Today marks Ada Lovelace Day, which is in honour of the first computer programmer.
Ada Lovelace was the daughter of Lord Byron and her mother raised her after her father died. Fearing that her daughter would inherit several of her infamous father’s poetic traits, Lovelace was raised in a strict environment based on logic, science and mathematics.
In 1833 she was introduced to Charles Babbage and she helped to develop a device called The Analytical Engine; an early predecessor of the modern computer. A few years after the publication of her “Sketch of the Analytical Engine, with Notes from the Translator” Lovelace died of cancer, aged just 36. Alan Turing was inspired by her work in the 1940s when he started worked on designs for the first modern computers.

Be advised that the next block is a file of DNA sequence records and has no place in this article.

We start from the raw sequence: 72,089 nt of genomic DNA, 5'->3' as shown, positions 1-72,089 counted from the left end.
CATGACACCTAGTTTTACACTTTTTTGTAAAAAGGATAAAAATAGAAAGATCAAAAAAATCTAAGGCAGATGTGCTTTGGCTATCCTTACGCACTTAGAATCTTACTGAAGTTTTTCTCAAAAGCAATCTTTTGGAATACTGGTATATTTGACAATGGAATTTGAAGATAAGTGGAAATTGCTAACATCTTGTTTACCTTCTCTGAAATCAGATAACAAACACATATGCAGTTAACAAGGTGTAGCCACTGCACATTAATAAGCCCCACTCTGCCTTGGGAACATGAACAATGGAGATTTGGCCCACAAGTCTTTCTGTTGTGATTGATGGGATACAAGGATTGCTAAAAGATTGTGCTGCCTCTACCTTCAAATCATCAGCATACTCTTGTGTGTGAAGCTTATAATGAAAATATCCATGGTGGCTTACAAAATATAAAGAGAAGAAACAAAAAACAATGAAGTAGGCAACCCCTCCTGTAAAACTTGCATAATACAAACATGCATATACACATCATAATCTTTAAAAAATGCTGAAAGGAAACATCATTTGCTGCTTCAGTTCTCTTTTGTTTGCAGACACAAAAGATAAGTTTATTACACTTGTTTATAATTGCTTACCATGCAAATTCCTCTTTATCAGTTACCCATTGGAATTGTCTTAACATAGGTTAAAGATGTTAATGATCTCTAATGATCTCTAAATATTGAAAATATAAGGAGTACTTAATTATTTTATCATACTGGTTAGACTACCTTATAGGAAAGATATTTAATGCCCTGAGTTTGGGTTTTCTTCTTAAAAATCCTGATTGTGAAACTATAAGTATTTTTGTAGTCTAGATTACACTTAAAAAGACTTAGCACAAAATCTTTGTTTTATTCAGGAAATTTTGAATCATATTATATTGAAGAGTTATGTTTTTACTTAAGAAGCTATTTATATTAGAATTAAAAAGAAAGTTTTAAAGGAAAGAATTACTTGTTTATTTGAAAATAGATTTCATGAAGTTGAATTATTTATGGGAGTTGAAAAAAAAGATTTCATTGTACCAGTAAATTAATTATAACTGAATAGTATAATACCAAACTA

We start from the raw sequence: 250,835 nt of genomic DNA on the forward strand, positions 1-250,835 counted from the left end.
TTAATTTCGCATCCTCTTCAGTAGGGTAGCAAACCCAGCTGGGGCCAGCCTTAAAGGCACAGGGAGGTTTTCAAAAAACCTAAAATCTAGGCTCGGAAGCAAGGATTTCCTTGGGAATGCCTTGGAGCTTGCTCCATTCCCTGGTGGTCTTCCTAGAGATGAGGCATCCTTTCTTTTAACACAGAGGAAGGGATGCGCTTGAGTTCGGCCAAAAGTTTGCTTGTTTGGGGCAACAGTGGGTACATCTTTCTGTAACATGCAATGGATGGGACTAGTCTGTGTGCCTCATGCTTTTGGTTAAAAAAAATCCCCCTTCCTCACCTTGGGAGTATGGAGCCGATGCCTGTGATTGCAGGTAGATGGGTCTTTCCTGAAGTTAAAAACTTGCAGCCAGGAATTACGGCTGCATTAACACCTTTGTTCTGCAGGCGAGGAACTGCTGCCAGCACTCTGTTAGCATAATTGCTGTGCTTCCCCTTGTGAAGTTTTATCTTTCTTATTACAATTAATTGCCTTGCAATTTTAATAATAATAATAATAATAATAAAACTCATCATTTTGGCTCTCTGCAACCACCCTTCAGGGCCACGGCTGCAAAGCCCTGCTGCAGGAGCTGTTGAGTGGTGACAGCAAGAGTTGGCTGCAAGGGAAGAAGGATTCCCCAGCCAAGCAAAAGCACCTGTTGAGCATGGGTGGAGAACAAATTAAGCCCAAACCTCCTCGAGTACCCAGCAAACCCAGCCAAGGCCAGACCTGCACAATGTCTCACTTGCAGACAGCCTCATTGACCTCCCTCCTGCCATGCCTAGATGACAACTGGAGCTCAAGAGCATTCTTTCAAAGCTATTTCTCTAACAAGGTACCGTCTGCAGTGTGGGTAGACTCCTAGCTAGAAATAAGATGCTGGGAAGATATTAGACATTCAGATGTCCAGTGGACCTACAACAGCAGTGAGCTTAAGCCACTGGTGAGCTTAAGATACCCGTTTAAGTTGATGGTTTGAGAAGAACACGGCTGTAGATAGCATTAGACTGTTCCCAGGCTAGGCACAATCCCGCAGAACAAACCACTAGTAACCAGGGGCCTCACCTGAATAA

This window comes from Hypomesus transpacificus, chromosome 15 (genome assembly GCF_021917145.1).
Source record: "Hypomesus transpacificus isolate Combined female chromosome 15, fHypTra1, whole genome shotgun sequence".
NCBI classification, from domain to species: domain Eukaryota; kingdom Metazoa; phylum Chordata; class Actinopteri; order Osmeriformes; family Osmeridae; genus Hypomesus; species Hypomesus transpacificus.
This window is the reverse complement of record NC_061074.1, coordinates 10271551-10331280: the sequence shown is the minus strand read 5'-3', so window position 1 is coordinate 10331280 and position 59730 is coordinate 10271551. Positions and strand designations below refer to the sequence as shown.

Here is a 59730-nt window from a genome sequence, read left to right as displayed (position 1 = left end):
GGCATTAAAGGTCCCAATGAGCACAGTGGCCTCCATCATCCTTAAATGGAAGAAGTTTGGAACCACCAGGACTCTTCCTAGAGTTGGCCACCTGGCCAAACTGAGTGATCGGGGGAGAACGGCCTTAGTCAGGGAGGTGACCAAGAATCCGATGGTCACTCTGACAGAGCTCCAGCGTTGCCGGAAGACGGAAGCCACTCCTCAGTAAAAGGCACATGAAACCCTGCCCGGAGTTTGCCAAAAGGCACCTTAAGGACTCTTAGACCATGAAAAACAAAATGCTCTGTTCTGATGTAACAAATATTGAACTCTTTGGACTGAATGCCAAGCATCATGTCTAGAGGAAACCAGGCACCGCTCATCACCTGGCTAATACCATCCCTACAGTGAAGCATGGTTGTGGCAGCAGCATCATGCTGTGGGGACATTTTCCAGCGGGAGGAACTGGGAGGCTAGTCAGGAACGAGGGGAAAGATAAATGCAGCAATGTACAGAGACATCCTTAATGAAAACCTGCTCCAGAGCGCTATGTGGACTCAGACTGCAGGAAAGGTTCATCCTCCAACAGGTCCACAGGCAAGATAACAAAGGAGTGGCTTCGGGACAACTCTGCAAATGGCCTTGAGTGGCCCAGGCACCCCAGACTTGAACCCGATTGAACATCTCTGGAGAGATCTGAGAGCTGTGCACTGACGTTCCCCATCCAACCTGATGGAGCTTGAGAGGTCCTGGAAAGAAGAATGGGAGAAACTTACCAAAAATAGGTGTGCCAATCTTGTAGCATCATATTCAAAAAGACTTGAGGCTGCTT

Today, events will be taking place across the UK to celebrate Ada Lovelace as a role model for women in technology and science.
A report from CEB, this week, found that the number of women choosing to work in IT is set to increase over the next four years. According to the data this figure currently sits at only 31% globally and 18% in the UK.
Previous research, conducted to highlight gender breakdown in the tech industry, has found that a more equal balance can have an effect on a company’s bottom line.
A study by McKinsey in 2010 found that companies with the highest representation of women on executive committees had, on average, a 47% higher return on equity.
Furthermore, Credit Suisse research found that companies with one or more women on the board had an average return on equity of 16%, compared with 12% for firms with all-male boards.
You can join in the Ada Lovelace Day conversation on twitter with #ALD2016 and #AdaLovelaceDay.